One of the more interesting outcomes of the internet revolution in recent years has been China’s continued fascination with British culture.
Merlin, Silk, Hustle, Benedict Cumberbatch’s Sherlock, Black Mirror, Dr Who, North and South, and The White Queen among others have all been lapped up by young Chinese viewers in their millions through digital platforms like Youku and Iqiyi. The popularity of British telly is such that Mr Bean was recently reprised for a Chinese production.
But one cultural export in particular has spawned a new trend among China’s new rich. Call it the Downton Abbey effect. Not only did the popular period drama help boost sales of afternoon tea products from the UK, it also led to increased demand for butlers.
Great Scott, Jeeves! You?
No butler has an arguably spiffier CV than Paul Burrell. Perhaps better known in UK households for appearing on Celebrity Big Brother, Paul served the British Royal Households for 21 years, becoming personal attendant to Her Majesty The Queen and later butler to the Prince and Princess of Wales.
It doesn’t get more Downton Abbeyesque than that, and Paul (or is it Mr Burrell, or even Mr Burrell, RVM?) was in China last month to share his Royal Etiquette expertise in different sessions with local audiences that included ladies, children and business people.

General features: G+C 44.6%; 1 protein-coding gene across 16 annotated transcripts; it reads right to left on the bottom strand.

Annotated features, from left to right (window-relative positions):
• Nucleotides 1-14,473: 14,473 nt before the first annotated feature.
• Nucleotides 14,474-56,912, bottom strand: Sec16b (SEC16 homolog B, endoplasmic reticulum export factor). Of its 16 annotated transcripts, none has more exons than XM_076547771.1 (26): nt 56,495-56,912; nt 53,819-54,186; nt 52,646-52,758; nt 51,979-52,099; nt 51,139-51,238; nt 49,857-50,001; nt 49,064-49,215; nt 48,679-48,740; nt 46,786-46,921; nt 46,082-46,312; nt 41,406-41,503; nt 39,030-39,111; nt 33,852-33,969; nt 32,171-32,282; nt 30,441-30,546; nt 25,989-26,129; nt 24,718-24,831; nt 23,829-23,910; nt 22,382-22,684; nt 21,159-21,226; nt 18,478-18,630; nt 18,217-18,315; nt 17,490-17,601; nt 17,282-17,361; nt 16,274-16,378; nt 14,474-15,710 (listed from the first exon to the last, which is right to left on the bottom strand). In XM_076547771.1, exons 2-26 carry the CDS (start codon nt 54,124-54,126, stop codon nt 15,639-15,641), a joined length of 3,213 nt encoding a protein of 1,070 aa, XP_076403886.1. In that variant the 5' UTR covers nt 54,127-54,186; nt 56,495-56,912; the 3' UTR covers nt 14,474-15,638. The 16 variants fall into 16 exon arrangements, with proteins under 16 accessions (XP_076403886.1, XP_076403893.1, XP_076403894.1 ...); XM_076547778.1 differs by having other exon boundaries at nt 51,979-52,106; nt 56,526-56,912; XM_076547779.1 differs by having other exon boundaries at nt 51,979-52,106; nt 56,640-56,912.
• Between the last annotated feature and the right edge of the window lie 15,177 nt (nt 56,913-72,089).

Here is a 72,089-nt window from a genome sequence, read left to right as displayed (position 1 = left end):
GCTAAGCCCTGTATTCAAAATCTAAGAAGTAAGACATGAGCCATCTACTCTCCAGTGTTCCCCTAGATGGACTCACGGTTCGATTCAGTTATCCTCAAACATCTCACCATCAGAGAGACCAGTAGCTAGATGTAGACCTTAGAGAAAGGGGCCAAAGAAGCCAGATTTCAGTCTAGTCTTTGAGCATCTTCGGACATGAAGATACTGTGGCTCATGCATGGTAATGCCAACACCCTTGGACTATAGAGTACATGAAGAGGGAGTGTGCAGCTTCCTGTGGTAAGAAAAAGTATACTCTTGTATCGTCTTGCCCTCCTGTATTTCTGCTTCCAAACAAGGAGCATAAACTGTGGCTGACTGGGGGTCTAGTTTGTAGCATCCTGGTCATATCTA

The training, organised at the Ritz Carlton in Guangzhou by etiquette specialists Prestige Education Consultancy (PEC), focused on dress styling, manners and behaviour, skills gained at the very highest level by Paul Burrell and useful for mingling with the global elite.
In an increasingly competitive and “globalised” world, China’s ambitious – as in any nation – will look for an edge beyond a solid grasp of English. A student in Danong today might well become a speaker in Davos tomorrow. Anyone thinking about teaching English in China ought to consider the cultural dimension on top of language tuition.
But of course, this is a two-way street. Anyone looking to make friends and influence people in China should do the sensible thing and learn from the Chinese.
That means not only taking a course in putonghua but also making an attempt to understand their culture, from guanxi to mianzi, baijiu and beyond. It’s a steep learning curve, but so is learning which spoon to use at the dinner table (I still can’t get it right).
We can and should learn from each other – that’s when the good stuff happens. Now, who is China’s equivalent of Paul Burrell?